Written when the composer was 21, this previously unpublished work had best been left buried. True, it is evocative of the circus, often sounding like the accompaniment to a silent movie. You can almost see Chaplin tumbling about, but eleven minutes of even the little fellow is enough to engender ennui.
Miroirs(4:36, 3:33, 7:39, 6:18, 5:22)
Under this pianist's fingers the first two movements don't ring my bell. They sound like aimless noodling which they assuredly do not have to (viz Perlemuter). Things perk up with III "Une barque sur l'océan" as wave after wave of notes ripples over us. IV "Alborado del gracioso" is probably more familiar in its orchestrated form (especially on the Reiner-conducted, Layton-engineered LSC 2222). Tharaud indulges in some wayward phrasing and dynamics that mar an otherwise exciting reading. That old bugaboo, key pounding, raises its ugly head again. The bass register is wonderfully, resoundingly resonant in HM's engineering. Alas, things turn boring again in the last movement, "La vallé des cloches."
Tharaud gives this minuet a nice period sound. Obviously Ravel was drawn to the form, given the number of times he used it. Tharaud has a genuine affinity for the minuet--not surprising given that he is an adept of 18th century French music.
Rippling arpeggios give the impression of water dancing in the sunlight. No ordinary dance this. It has complex rising and falling effects. As with so much of Ravel there is a childlike element as of rugrats delighting in a fountain.
More ugly than grotesque, the jerky rhythms remind us of the strange creature in "Scarbo."
Le tombeau de Couperin
(2:57, 3:10, 5:36, 3:01, 4:07, 4:00)
Tharaud is obviously at home with the mood of this composition. In an uneven album, this is one of the high points. I "Prélude," played with rippling abandon, is a delight through and through. II "Fugue" is noble and stately. III "Forlane" is sleek and ultramodern, with jazzy dissonances. IV "Rigaudon" is a joyous romp, full of lightning-fast tempo changes. V "Menuet" has the same fin de siécle sadness as the Pavane. VI the "Toccata" gets a powerhouse reading of tremendous strength and suppleness.
In a word, astonishing. One seldom hears the piano so well recorded. Piano recordings have to steer a hazardous course between the Charybidis of tinniness and the Scylla of tubbiness. With this recording, you get a firm bass foundation without stinting on the upper registers. This release upholds the long and honorable Harmonia Mundi tradition of stunning sound, which has made the label so beloved of audiophiles and helped lead them to much worthy albeit less familiar music. Easily five notes for sonics.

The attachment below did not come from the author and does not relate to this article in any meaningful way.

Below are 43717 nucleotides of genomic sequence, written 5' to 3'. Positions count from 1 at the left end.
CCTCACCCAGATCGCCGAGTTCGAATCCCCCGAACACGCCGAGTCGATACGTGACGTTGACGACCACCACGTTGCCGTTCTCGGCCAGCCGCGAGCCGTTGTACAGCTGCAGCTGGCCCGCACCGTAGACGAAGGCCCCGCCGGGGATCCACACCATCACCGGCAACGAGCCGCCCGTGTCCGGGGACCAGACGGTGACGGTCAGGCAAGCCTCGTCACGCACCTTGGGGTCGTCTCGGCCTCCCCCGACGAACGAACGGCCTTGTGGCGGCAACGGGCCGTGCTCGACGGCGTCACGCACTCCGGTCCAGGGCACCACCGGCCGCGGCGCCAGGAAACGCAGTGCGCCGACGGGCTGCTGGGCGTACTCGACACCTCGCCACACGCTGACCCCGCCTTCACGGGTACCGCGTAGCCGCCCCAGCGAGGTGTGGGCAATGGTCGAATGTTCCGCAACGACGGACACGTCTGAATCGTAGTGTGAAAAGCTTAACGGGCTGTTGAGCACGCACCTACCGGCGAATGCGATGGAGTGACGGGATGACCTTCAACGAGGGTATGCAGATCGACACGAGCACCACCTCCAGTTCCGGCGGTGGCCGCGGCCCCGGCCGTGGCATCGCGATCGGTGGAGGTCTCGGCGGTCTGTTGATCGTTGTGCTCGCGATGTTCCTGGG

Praise also for HM's cardboard packaging--infinitely more sensible than the crazy jewel box with its brittle, waiting-to-be-snapped hinges. Would that all record companies follow this example.
If you must have a complete cycle, get Vlado Perlemuter on Nimbus NIM 5005. The audience would visibly worry as the eighty-year-old wonder (now, sadly, deceased) wobbled his way to the keyboard, but once there he was transformed into a titan, proving again that music keeps us sprightly and young in spirit. Budget-priced and minimally recorded to boot!
If the somewhat recessed sound of the Nimbus recording is not to your taste, then Jean-Yves Thibaudet on London 433 515-2 offers a more forward recording. (Both are 4.5 note albums.) With records, as with equipment, it takes but a moment to realize who has got it and who has not. It is difficult to understand all this talk of "Golden Ears." Well, if you must have every last little nuance, but in the big picture the sheep separate from the goats pretty obviously. Both Perlemuter and Thibaudet dig deeper than Tharaud, endowing each piece with more character. Tharaud's readings, while technically expert, tend towards cookie-cutter sameness in too many of the pieces, resulting in a highly uneven album of high and low spots. It is the difference between a 3.5 and a 4.5 note record.
For a 5 note (Blue Note Award quality) reading of the great pieces (Gaspard, Sonatine, and Valses), there is the Argentinian fireball Martha Argerich (Deutsche Grammophon LP 2530 540). She coaxes sounds out of the piano in Gaspard that no human should be able to produce. One is left picking one's jaw off the floor. Inexplicably, this recording is deleted. Lobby DG hard to bring it back. And if DG plans never to re-issue this recording, they should make it available as a free download. It is simply too important to be left rotting in the archives.